If you look at Office Space, soooooo many of those characters stood out. There isn’t a single character who stood out here. And what’s weird is that it doesn’t even seem like they were trying to make them stand out. Where was the irony (a straight-laced white guy who loved rap)? The unique dialogue quirks (“Ummm, yeahhhhh”)? The strange obsessions (a weirdo who’s in love with a stapler)? The wacky mannerisms (The stapler guy always talking in whispers and mumbles)? There was absolutely NONE of that here.
This leads me to believe that Altschuler and Krinsky probably did most of the writing here. I’m also basing this on the fact that Silicon Valley focuses on the one thing Judge is uninterested in, plot. The pilot here is very plot-centric and almost set up like a movie. Our main character has a goal (figure out how to sell his app), stakes (if he doesn’t, he’s kicked out of the house) and urgency (he’s got until the end of the month to do it).
Now, you know how much I like my GSU but something’s off here. The script was so constricted trying to hit all the plot beats, that it could never stop to breathe or have fun. Maybe it’s because they only had 30 minutes to fit the story into and therefore HAD to structure it tightly. But in this case, it felt like it sucked all the creativity out of the situations and the characters.
I was also a little confused by our main character’s purpose. Thomas is a very idealistic person, always saying that he came to Silicon Valley to “change the world,” not make money. That ideology even determines the course of the show, as he turns down money and fame to “change the world” with his friends. But how is he changing the world with a music app?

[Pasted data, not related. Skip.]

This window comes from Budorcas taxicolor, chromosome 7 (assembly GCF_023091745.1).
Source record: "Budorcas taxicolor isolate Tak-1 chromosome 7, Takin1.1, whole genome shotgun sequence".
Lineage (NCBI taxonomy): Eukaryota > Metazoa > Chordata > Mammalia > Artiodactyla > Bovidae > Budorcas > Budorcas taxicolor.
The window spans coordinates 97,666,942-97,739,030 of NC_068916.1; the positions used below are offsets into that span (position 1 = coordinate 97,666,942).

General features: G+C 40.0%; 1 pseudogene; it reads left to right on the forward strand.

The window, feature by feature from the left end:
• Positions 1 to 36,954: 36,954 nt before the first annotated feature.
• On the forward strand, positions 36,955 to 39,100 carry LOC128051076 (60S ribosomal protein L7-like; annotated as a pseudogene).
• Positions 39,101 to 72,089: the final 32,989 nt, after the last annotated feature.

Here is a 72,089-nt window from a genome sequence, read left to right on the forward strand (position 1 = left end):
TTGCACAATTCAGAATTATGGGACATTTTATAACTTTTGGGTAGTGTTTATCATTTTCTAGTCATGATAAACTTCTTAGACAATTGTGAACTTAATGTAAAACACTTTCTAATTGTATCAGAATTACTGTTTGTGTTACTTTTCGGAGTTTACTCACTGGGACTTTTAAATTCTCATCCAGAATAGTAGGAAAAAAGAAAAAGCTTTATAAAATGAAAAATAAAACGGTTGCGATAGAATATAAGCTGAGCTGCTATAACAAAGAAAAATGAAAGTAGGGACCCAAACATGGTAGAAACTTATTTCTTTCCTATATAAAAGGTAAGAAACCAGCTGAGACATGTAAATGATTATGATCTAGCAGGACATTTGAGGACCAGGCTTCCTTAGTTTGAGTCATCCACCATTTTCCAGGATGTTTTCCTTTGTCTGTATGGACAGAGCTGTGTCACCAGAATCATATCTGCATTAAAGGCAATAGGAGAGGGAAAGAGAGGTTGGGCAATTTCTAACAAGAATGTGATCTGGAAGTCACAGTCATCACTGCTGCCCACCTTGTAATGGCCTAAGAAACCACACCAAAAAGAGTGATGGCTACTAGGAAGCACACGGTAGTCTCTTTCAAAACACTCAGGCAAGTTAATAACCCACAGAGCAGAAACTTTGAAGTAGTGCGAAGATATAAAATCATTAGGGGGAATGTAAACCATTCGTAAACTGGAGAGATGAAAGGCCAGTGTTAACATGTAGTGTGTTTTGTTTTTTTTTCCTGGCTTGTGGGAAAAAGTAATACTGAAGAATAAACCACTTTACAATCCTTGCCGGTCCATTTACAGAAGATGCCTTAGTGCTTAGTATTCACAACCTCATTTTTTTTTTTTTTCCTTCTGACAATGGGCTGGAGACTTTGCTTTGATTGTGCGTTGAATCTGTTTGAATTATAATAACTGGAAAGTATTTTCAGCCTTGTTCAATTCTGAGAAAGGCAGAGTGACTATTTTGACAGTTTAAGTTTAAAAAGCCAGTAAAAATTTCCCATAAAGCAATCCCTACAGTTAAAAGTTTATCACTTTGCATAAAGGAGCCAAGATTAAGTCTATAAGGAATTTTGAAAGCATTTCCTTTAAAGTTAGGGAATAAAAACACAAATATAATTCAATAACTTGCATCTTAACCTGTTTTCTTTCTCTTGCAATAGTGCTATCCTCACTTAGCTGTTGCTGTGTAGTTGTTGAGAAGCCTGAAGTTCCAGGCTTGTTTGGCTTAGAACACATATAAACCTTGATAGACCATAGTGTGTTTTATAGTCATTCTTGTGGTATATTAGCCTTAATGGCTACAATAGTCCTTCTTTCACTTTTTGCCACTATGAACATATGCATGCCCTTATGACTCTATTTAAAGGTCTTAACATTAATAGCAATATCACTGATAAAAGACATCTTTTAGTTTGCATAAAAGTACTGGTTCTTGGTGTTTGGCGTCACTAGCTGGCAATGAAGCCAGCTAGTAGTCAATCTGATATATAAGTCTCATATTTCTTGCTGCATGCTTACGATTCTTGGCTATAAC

Yeah, I know the app helps musicians, but that’s a far cry from “changing the world.” This reminded me of a common problem writers run into. They come up with a plot solution that solves a big problem, but it doesn’t gel correctly with the other aspects of their story. This Trojan-horse music app solution solves a key plot problem. It gives our main character a legitimate sounding “failed” idea that can later turn into a believable “big” idea. But it does so at the cost of not matching up with our main character’s ideology.
The writer then faces a challenge. Does he reconstruct the plot point to better fit the character (which, if he wants to make it good, is going to take a long time)? Or does he leave it that way and fudge the difference? Most writers pick the latter because… well, because it’s easier.
The thing is, the latter never works. If you’re hearing that little voice in your head telling you, “This isn’t working. I need to fix it,” that voice is right 99.9% of the time. If you see it, readers will see it. It sucks, having to rewrite something that’s clever and smart and took you a long time to come up with. But I’ve said this before and I’ll say it forever: Nobody ever said screenwriting was easy.
I realize I sound like a frenzied stock broker screaming, “Sell sell sell!” today but Silicon Valley isn’t a bad script. It’s just not exceptional. It needed more quirks, more interesting characters, and it needed to have more fun. I did wonder a couple of times, however, if I misread the tone. There’s a chance that the reason there aren’t a ton of laughs here is because this is positioned as a dramedy as opposed to a comedy. If that’s the case, then I came in with the wrong expectations, which obviously affected my opinion. I guess we won’t find out until the show hits the air. And because it’s Judge, I’ll be there to find out.
[ ] what the hell did I just read?
[x] wasn’t for me
[ ] worth the read
[ ] impressive
[ ] genius
What I learned: One thing I learned here is that if your plot and structure are too tight, they begin to constrict the flow of the story. And that can be deadly for a comedy, which needs to feel fun. So when you’re writing comedy, yes, make sure the structure is in place, but also know that it’s okay to let your characters loose here and there, to let a scene flow, to not only be consumed with plot exposition and hitting all your beats.
What I learned 2: Four qualities that make your characters funnier are a) irony b) mannerisms c) obsessions and d) dialogue quirks/phrases.